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Feature Friday: “Richard Feynman, The Last Journey of a Genius” (aka “The Quest for Tannu Tuva”) (1988)

A friend gave me a VHS copy of this after learning that Richard P. Feynman was one of my childhood heroes, and that his What Do You Care What Other People Think? (1985) was and still is one of absolute favorite books.

That book was of course “really” written by Ralph Leighton, one of Feynman’s closest friends. (He is the son of Feynman’s colleague Robert B. Leighton.) Ralph Leighton thought that Feynman’s many stories were too good not to be documented, so he recorded Feynman telling them, then wrote the book.

Later, Feynman and Leighton became obsessed with visiting the country of Tannu Tuva, a very small country between Mongolia and Russia. They formed a group to finance an expedition (“the Friends of Tuva”), and were all but ready to leave when Feynman passed away (in 1988).

This amazing film, an episode of the British series Horizon, was made right at that time. (It aired in July 1988, only five months after Feynman’s death.) There’s a scene toward the end where the director asks Leighton what will happen to the Tuva trip now, and Leighton simply breaks down; it’s heartbreaking.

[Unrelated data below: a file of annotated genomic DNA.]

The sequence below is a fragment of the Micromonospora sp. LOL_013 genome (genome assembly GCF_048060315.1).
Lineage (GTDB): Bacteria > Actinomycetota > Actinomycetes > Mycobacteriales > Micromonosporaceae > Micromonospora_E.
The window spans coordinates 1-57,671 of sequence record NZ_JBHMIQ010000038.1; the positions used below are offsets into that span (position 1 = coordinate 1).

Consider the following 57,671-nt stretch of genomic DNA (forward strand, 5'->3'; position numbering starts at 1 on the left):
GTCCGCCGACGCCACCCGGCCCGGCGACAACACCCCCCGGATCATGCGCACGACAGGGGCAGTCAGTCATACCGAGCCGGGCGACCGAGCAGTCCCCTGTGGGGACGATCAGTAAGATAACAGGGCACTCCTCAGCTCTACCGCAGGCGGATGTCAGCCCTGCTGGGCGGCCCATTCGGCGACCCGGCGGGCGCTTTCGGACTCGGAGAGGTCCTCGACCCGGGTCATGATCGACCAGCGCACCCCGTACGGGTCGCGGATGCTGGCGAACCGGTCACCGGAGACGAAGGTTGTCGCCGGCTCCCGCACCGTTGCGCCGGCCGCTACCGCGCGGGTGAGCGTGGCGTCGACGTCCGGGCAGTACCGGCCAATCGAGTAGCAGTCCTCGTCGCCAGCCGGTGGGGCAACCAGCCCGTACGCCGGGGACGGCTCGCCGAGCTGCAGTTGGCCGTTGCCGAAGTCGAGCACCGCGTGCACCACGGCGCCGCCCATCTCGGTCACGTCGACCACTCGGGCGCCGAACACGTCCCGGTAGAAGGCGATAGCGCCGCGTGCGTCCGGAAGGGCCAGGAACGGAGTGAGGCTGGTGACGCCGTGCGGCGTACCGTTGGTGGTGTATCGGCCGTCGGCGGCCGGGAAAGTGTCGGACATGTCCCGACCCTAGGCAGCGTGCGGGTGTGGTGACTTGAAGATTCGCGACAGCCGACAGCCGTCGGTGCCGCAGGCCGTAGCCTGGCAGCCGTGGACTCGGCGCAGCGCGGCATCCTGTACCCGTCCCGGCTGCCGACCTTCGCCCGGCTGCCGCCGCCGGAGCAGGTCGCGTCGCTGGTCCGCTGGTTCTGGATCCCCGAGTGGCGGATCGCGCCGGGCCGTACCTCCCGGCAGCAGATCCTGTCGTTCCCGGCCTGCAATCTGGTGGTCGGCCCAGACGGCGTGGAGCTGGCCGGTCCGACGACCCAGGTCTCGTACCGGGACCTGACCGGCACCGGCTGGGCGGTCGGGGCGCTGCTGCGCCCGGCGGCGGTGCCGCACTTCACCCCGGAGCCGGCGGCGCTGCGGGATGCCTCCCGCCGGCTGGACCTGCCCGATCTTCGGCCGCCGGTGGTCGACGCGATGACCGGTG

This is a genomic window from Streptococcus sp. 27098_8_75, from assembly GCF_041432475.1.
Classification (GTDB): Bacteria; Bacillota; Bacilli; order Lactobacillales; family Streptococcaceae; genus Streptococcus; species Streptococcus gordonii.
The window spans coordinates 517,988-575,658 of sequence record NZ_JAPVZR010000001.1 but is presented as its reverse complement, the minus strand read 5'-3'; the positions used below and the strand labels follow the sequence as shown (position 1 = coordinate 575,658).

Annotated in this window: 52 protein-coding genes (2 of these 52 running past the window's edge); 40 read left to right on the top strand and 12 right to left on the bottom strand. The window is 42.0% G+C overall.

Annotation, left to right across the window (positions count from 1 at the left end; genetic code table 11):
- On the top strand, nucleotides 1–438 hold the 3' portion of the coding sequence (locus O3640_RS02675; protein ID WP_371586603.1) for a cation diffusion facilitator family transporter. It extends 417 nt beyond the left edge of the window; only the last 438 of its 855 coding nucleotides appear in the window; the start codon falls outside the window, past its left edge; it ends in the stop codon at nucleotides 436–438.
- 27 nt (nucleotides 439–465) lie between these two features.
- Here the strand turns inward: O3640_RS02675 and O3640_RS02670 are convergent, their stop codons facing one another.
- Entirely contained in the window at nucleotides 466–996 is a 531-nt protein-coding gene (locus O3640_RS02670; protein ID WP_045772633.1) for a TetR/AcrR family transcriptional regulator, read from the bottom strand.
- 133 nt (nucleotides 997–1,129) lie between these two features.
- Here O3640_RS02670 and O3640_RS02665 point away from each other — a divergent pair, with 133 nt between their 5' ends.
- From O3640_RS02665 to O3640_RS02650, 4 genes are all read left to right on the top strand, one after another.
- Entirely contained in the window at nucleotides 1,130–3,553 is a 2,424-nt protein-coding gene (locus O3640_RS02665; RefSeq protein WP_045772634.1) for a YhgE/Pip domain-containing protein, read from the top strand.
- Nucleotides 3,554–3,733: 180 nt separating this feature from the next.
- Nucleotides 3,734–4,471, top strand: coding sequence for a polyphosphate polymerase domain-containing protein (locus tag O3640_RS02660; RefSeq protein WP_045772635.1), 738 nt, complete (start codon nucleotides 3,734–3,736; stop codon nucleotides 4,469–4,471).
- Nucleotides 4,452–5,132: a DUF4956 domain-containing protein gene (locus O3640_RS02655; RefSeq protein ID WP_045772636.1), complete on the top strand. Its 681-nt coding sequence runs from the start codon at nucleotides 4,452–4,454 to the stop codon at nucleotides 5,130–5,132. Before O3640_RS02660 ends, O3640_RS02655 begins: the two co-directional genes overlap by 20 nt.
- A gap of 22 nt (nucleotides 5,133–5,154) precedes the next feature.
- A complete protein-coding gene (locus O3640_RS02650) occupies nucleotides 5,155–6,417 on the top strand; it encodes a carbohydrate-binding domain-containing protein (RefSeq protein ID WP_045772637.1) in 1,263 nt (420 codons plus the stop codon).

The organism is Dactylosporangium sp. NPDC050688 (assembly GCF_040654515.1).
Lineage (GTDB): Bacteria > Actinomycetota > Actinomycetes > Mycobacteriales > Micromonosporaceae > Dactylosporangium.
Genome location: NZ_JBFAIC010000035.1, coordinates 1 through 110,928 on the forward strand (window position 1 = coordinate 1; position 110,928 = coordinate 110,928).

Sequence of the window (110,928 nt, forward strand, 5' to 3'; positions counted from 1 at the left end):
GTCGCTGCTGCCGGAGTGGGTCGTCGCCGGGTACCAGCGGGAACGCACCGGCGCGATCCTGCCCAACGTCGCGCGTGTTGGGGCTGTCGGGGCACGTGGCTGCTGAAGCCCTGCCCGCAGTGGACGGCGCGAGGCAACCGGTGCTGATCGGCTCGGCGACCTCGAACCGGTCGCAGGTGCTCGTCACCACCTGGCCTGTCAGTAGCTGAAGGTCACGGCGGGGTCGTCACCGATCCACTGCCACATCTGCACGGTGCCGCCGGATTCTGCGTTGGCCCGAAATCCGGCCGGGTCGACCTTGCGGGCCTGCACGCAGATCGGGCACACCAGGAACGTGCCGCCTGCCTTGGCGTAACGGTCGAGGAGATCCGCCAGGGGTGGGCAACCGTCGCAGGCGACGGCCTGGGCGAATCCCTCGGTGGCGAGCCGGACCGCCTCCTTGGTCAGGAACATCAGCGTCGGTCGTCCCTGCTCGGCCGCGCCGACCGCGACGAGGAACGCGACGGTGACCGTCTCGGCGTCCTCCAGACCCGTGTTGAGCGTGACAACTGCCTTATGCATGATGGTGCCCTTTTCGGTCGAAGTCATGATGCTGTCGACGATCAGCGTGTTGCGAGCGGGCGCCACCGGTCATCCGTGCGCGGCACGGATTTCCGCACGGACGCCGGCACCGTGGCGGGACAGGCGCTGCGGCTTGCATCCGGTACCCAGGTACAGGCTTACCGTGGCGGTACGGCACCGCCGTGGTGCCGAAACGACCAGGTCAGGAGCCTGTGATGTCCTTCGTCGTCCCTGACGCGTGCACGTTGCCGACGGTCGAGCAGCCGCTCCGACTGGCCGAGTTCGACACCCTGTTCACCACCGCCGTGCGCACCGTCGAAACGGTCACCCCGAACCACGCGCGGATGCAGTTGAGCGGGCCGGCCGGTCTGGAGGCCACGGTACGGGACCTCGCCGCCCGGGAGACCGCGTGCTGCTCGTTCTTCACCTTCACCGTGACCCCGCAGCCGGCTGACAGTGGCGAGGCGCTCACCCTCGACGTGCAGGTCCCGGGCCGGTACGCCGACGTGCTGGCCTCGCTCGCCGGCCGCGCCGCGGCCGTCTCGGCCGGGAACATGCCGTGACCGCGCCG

The good news is that the trip eventually did happen! The wonderful documentary Genghis Blues (1999) tells how the Friends of Tuva later met a blind musician, Paul Pena, who had taught himself to throat sing; they helped finance his visit to Tuva to participate in one of the country’s throat singing competitions. (There’s even a scene in Blues where the expedition tries to summon Feynman’s spirit.)

The Quest for Tannu Tuva (1988)

Directed by Christopher Sykes

Featuring Richard Feynman and Ralph Leighton

(For some reason there’s a second entry for this at the IMDb.)

Also related is Ralph Leighton’s 1991 book Tuva or Bust!


  • A. D. Jameson is the author of five books, most recently I FIND YOUR LACK OF FAITH DISTURBING: STAR WARS AND THE TRIUMPH OF GEEK CULTURE and CINEMAPS: AN ATLAS OF 35 GREAT MOVIES (with artist Andrew DeGraff). Last May, he received his Ph.D. in Creative Writing from the Program for Writers at UIC.

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